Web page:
How do I explain this in simple terms?
June 22, 2012 1:40 PM Subscribe
Please help me either articulate why a certain position is unethical - or help me understand how I am wrong. Is it right to charge someone more for a service based on their
success in monetizing that service?
posted by Tennyson D'San to Work & Money (37 answers total)
I run (Executive Director) a charitable organization that hosts events. For the sake of anonymity I'm just going to label it a "Community Center." We have lots of big rooms and many community groups meet at our community center.
One of the groups is a bridge club.
When the bridge club first approached our community center, they offered to handle set up, tear down, and room maintenance entirely on their own. They meet in an otherwise unused room, at a time when the building is unlocked and "open for business." They have a spotless track record as a guest of our community center (set up on time, tear down on time, the room is totally spotless.) They are a model community organization and since they have basically no footprint in our community center I decided not to charge them anything. I feel that it's good for our community center for the bridge-playing-community-members to feel welcome here. This has been the status quo for 12 months now. All is calm and quiet. Bridge club is wildly popular, fifty or so of them gather weekly. They make a nominal donation to the community center - $100 a year.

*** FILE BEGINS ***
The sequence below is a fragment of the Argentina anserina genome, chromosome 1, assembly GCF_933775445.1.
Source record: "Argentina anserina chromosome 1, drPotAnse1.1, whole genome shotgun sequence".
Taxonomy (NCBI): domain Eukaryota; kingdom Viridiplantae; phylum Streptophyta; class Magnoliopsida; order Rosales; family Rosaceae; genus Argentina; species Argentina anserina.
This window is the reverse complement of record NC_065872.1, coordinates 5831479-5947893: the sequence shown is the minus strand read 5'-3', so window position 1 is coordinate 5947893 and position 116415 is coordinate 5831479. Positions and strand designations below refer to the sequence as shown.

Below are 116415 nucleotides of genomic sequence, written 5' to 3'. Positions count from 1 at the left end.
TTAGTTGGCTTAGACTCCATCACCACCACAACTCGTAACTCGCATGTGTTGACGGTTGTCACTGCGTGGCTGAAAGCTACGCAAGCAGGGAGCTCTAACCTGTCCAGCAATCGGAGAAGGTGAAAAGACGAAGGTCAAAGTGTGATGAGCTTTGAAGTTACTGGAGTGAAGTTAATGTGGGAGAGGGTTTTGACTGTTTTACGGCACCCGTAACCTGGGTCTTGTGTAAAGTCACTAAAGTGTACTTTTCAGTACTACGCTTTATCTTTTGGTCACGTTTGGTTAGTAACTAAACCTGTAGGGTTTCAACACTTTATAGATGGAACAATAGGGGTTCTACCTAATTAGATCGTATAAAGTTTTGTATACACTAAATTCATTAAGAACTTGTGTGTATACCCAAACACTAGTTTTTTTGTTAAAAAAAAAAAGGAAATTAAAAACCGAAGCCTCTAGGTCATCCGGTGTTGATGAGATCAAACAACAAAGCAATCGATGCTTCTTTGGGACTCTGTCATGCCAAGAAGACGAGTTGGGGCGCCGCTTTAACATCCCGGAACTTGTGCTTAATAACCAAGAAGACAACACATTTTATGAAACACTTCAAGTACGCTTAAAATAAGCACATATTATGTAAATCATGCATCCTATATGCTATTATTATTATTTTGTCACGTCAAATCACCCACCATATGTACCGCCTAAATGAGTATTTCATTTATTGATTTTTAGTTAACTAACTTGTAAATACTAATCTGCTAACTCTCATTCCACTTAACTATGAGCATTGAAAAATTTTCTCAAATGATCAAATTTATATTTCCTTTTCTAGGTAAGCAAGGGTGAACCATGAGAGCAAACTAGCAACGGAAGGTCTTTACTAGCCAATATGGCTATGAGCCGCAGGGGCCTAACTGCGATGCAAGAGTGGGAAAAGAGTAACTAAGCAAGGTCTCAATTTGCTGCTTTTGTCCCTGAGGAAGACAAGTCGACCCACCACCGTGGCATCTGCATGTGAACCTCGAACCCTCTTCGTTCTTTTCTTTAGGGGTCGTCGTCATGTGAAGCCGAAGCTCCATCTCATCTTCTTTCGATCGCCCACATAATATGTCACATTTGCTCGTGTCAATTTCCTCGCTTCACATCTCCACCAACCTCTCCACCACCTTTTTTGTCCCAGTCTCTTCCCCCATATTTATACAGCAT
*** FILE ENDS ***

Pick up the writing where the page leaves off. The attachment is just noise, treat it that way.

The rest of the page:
Until about two weeks ago, when the members of the board of directors for our community center discovered that the director of the bridge club was collecting a $5 donation from each player, each week. The money is used to underwrite various bridge-related outings, field trips, that sort of thing. (It is not a for-profit, private enterprise.)
At our recent board of directors meeting, a few of the board members demanded that we beginning charging the bridge club rent. When I asked why, they said that it's because they're "earning" $1000 a month so "they can afford it."
I said "no" to that and there was a small spat. "They're raising $1000 a month using our facility! It's not like it would hurt their business. We need the money. We can't just go giving space away."
I again said "no" and when pressed as to why I just said that "it's not right to just start charging someone because you know their finances."
I feel it is unethical to charge somebody the use of a community good simply because you've learned that they can afford to pay for it. I can't quite figure out how to articulate this in a very simple, straightforward way. The bridge club - who has no reason to expect us to change the rules on them - is rapidly being made into a nefarious, capitalist bugaboo.
In my opinion, the bridge club shouldn't be financially punished just because they found a good way to raise some funds for their organization. We wouldn't do that to the girlscouts if they had a bumper year on cookie sales.
Is there a simple way to explain this sort of thing? I think it is related to avarice. How can I explain to my board of directors that it isn't fair or just to start charging rent (even though we technically could) based on another organization's success or failure?
(Perhaps, however, I am totally wrong and we should raise the rent from basically $100/year to something more substantial since the bridge club can actually afford it.)